User Characteristics and Ergonomic Properties for Daily Objects Design

User Characteristics and Ergonomic Properties for Daily Objects Design

John A. Rey-Galindo, Elvia Luz González-Muñoz, Alicia Libertad Rizo-Corona
Copyright: © 2018 |Pages: 19
DOI: 10.4018/978-1-5225-5234-5.ch015
(Individual Chapters)
No Current Special Offers


An analysis of different objects of daily use was made, specifically four models of lemon squeezers, three models of can openers, and four models of clothespins. Such analysis is made focusing on the strength needed to complete the task and the dimensional relation between the hands and object grips that impact both in ease of use and user well-being itself, identifying the gap between young and older adults characteristics and capabilities and the features of the object. This comparison was supported by a dynamometric study to identify the maximum capabilities of strength application in two different grip forces very common in daily life. These two grip forces are the ground of the interaction with the analyzed products. In conjunction with the force, the registry made an anthropometric assessment of different anatomical points in the hands.
Chapter Preview


Carry out most of the activities of daily living requires the help of products or objects. For instance, food preparation, hygiene or even displacement are activities in which a large number of objects are used. Objects that should act as facilitators and enable people to carry out their activities in an easy and effective manner. However, there is no much information on how the characteristics of the product respond to the needs of those who use them.

Several analyses from the perspective of biomechanics and physiology have allowed recognizing that even though the products, in general, help people to carry out activities. There are some of them which could have a negative effect on the health of users due to sometimes products are not designed taking into consideration user's characteristics, as happens with some tools, which have been identified as risk factors for development of musculoskeletal disorders that affect workers (Daams, 1994; Resnick & Chaffin, 1995; Dong, et. al, 2007).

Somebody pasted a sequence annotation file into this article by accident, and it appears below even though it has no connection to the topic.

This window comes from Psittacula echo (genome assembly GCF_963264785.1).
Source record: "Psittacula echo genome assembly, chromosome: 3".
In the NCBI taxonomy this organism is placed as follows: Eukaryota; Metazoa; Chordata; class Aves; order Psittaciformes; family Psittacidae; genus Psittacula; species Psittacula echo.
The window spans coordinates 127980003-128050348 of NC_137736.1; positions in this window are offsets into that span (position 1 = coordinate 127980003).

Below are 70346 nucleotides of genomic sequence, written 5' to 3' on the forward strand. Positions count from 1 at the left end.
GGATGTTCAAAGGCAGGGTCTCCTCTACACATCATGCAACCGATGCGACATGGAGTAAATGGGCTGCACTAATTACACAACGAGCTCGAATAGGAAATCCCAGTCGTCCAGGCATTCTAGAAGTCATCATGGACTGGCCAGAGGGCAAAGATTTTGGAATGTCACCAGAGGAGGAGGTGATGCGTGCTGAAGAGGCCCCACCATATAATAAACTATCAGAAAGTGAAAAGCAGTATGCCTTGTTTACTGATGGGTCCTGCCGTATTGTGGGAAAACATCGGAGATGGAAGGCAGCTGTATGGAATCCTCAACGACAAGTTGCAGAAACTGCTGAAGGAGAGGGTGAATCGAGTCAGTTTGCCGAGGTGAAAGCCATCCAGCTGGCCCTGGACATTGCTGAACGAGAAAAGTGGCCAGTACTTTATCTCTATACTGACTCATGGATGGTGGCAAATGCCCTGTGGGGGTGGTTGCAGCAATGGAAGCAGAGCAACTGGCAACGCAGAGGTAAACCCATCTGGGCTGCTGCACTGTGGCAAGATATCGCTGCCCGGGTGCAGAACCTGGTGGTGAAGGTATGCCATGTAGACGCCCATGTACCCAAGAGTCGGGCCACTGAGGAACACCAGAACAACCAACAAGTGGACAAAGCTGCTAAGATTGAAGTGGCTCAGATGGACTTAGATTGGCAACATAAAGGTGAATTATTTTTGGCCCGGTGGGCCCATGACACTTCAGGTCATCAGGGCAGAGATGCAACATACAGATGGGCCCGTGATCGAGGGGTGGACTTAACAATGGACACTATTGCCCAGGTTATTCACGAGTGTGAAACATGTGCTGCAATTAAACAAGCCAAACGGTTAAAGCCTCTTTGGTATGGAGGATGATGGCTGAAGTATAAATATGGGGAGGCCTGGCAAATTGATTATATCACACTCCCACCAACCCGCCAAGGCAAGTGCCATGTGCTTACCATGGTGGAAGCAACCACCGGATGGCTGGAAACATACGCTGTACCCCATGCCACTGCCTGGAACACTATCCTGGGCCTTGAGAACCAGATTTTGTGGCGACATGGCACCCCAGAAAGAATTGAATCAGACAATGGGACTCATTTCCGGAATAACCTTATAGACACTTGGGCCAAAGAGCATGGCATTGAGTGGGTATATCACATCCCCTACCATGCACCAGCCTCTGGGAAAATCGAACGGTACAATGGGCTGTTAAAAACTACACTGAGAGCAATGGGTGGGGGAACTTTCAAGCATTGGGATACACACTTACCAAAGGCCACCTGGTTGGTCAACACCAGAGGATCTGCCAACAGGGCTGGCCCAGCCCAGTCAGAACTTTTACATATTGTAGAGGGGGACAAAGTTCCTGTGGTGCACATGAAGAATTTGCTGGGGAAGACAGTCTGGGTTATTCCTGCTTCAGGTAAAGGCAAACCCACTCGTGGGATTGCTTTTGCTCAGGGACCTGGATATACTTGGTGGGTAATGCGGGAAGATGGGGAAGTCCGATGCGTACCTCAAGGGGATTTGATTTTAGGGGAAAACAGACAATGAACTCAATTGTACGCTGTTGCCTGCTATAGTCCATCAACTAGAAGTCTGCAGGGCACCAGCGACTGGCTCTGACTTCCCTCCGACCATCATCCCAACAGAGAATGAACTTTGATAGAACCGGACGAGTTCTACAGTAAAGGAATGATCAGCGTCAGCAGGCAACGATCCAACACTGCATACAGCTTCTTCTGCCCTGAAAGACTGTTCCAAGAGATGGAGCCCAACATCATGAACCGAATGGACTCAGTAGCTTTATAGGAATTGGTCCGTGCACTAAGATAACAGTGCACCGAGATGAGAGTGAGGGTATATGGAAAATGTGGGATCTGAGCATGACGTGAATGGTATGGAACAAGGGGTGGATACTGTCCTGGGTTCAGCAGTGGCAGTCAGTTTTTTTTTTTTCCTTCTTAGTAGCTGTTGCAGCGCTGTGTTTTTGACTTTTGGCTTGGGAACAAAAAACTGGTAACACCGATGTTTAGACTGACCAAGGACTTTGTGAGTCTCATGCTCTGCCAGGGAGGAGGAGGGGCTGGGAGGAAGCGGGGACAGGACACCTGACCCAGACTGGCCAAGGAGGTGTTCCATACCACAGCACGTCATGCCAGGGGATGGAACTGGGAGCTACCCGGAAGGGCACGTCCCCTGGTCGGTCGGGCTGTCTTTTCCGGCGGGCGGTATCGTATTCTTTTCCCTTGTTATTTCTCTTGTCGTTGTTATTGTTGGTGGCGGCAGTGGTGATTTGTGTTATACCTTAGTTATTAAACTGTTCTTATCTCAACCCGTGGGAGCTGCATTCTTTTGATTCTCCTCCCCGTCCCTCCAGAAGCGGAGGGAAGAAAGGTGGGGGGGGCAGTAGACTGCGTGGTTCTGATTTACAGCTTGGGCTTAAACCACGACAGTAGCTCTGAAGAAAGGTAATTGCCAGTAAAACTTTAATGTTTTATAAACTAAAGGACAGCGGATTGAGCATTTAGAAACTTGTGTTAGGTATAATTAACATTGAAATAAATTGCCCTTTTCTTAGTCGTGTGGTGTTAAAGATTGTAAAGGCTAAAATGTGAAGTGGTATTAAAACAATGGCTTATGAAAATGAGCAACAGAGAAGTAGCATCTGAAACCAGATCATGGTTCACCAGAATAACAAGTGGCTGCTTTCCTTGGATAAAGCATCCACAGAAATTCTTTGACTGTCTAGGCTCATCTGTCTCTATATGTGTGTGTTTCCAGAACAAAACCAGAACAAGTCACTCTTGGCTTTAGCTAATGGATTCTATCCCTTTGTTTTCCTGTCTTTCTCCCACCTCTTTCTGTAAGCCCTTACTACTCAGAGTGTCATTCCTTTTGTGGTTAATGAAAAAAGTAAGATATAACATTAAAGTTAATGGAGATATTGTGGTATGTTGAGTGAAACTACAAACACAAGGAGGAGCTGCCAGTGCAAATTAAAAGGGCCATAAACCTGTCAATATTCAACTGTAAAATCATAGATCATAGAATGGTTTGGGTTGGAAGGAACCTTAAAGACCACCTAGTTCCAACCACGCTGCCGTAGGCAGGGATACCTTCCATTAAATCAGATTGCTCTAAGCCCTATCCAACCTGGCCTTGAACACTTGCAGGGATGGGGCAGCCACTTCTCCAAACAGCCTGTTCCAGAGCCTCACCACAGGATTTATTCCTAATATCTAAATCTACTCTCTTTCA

In the case of the use of daily products, the available information is limited. The repercussions of the characteristics of these objects on the users while interact with them are not clear and the situation becomes even more complex if it is recognized that many products that are offered in the market have similar functions. Just by taking a look at the shop windows, it is possible to find lots of products whose characteristics are different, but they are designed for the same activities. Often consumers do not know if its characteristics are adequate and what can be the repercussion of the use of these.

Another paramount point and which there is not much information is the case of the characteristics of users. It is not possible to know if the products are adequate, without having data of the capacities and limitations that the people for whom they are designed to have. This situation is not only problematic in relation with the evaluation of the products but also due to the lack of information. Thus, the decision-making of the designers is difficult and more likely to be inaccurate, causing the products to have problems of use and repercussions on user’s well-being.